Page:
Software has fundamentally changed the way both private and public opinions are voiced. Software is not a singular, isolated technology living inside hardware but rather a microcosm of its own, thus inherently ambivalent. The role it has played in voicing individual opinions in the public opinion is especially double-sided.
The definition of public sphere has changed with every turn in history. As explained in “The Public Sphere: An Encyclopedia Article (1964)” the scope of what public sphere includes has slowly expanded with history. From the feudal times during which the authorities “represent their power before the people, instead of for the people”, the public sphere expanded to include the actual public opinion thanks to the rise of literary journalism. Software has further augmented what journalism achieved in intensifying public discussion. How Twitter gives individuals an equal platform to be heard, sometimes by public officials, is one example of social media as software’s use case is expanding the scope of public sphere. It is not just the end result of using software, but the “actively working with the data: reorganizing it, uncovering the connections, becoming aware of correlations” (Chun, 2004) that software truly becomes a tool of empowerment. I think that one can even argue that writing code is a creative outlet for individuals to communicate.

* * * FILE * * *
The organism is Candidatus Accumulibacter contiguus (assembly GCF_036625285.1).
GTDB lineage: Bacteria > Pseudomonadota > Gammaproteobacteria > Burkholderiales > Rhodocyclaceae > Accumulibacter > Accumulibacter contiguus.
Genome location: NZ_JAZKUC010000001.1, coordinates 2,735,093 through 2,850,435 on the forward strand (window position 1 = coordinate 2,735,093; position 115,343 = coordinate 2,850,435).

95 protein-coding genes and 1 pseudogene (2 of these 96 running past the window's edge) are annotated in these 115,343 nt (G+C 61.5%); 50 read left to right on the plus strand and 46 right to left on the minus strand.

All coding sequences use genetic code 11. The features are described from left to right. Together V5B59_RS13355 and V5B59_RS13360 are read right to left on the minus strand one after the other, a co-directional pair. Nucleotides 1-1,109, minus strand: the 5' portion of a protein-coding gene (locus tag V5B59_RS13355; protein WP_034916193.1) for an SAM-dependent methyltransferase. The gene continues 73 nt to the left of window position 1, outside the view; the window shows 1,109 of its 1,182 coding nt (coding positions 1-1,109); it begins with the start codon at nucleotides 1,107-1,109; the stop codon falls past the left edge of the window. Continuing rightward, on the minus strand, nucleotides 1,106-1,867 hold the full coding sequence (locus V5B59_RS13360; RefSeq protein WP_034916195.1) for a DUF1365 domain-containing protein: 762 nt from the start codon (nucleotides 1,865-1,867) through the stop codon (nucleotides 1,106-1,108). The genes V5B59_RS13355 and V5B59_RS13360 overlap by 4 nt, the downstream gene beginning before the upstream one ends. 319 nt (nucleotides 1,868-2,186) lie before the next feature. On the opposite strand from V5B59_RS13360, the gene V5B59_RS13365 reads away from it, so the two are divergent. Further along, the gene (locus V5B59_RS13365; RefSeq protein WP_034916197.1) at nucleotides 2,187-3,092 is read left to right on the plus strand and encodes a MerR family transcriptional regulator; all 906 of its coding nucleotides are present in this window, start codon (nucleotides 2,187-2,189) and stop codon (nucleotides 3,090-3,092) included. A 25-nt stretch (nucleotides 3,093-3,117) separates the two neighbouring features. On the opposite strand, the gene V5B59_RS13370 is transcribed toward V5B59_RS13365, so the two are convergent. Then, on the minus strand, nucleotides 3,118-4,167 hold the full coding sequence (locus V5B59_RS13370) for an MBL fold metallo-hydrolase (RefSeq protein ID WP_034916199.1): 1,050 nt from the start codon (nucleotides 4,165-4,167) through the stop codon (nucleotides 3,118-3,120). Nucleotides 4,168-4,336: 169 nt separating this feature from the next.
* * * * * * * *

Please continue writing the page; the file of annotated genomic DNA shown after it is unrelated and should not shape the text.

Software, however, is also as effective in silencing voices as it is in amplifying them, depending on who is behind building the software. This paradox is like the illusion of transparency that humans see at the cost of hiding the machines. For example, surveillance programs like the Matrix and analytics tools running in between requests and responses is how centralized authorities attempt to influence and breach the public opinion using software. Another example is the polarization of software engineers demographic, especially in gender. Despite many of the first generation programmers being female and machines lacking gender values, software engineering is becoming dominantly male-dominated, just within a few decades of its invention.
While other industries may also have unbalanced representation, I think an equal representation in race, gender, and other background is especially important in software engineering. Software is referred to as the “actant in the world” that “augments, supplements, mediates, and regulates our live sand opens up new possibilities—but not in a deterministic way” (Kitchen & Dodge, 2011). Software is no longer a product but also a producer in that it disciplines our interactions with and expectations from software. As discussed before, software has a tremendous power of amplifying individual voices. If this gender imbalance persists and software becomes self-fulfilling prophecy that empowers only the voices of its creators-alike, it could become a dangerous loop of restricting the public sphere to only the powerful few, like the past societies.